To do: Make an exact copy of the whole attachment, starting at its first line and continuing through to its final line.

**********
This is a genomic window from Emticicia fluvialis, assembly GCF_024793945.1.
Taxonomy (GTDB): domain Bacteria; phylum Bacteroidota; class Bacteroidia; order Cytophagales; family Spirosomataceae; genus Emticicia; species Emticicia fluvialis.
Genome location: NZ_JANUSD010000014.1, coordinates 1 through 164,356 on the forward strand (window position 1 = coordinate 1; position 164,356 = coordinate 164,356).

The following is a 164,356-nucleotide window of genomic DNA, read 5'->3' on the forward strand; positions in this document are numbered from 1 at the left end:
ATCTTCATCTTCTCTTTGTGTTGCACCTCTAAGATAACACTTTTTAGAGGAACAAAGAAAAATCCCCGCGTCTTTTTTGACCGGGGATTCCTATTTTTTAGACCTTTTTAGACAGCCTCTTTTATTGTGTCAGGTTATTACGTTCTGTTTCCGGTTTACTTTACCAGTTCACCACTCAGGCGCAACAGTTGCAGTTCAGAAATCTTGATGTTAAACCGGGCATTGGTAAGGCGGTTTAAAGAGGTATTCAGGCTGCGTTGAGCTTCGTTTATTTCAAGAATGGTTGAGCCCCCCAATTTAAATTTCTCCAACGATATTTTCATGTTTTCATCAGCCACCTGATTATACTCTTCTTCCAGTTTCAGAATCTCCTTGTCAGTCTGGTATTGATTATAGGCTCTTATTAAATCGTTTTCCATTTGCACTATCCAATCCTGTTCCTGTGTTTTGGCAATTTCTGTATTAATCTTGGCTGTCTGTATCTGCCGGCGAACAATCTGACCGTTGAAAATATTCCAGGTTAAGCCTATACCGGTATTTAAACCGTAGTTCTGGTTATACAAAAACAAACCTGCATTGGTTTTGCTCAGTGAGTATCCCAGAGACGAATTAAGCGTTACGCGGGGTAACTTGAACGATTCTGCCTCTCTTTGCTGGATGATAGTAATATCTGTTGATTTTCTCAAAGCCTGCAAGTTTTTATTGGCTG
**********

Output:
This is a genomic window from Emticicia fluvialis, assembly GCF_024793945.1.
Taxonomy (GTDB): domain Bacteria; phylum Bacteroidota; class Bacteroidia; order Cytophagales; family Spirosomataceae; genus Emticicia; species Emticicia fluvialis.
Genome location: NZ_JANUSD010000014.1, coordinates 1 through 164,356 on the forward strand (window position 1 = coordinate 1; position 164,356 = coordinate 164,356).

The following is a 164,356-nucleotide window of genomic DNA, read 5'->3' on the forward strand; positions in this document are numbered from 1 at the left end:
ATCTTCATCTTCTCTTTGTGTTGCACCTCTAAGATAACACTTTTTAGAGGAACAAAGAAAAATCCCCGCGTCTTTTTTGACCGGGGATTCCTATTTTTTAGACCTTTTTAGACAGCCTCTTTTATTGTGTCAGGTTATTACGTTCTGTTTCCGGTTTACTTTACCAGTTCACCACTCAGGCGCAACAGTTGCAGTTCAGAAATCTTGATGTTAAACCGGGCATTGGTAAGGCGGTTTAAAGAGGTATTCAGGCTGCGTTGAGCTTCGTTTATTTCAAGAATGGTTGAGCCCCCCAATTTAAATTTCTCCAACGATATTTTCATGTTTTCATCAGCCACCTGATTATACTCTTCTTCCAGTTTCAGAATCTCCTTGTCAGTCTGGTATTGATTATAGGCTCTTATTAAATCGTTTTCCATTTGCACTATCCAATCCTGTTCCTGTGTTTTGGCAATTTCTGTATTAATCTTGGCTGTCTGTATCTGCCGGCGAACAATCTGACCGTTGAAAATATTCCAGGTTAAGCCTATACCGGTATTTAAACCGTAGTTCTGGTTATACAAAAACAAACCTGCATTGGTTTTGCTCAGTGAGTATCCCAGAGACGAATTAAGCGTTACGCGGGGTAACTTGAACGATTCTGCCTCTCTTTGCTGGATGATAGTAATATCTGTTGATTTTCTCAAAGCCTGCAAGTTTTTATTGGCTG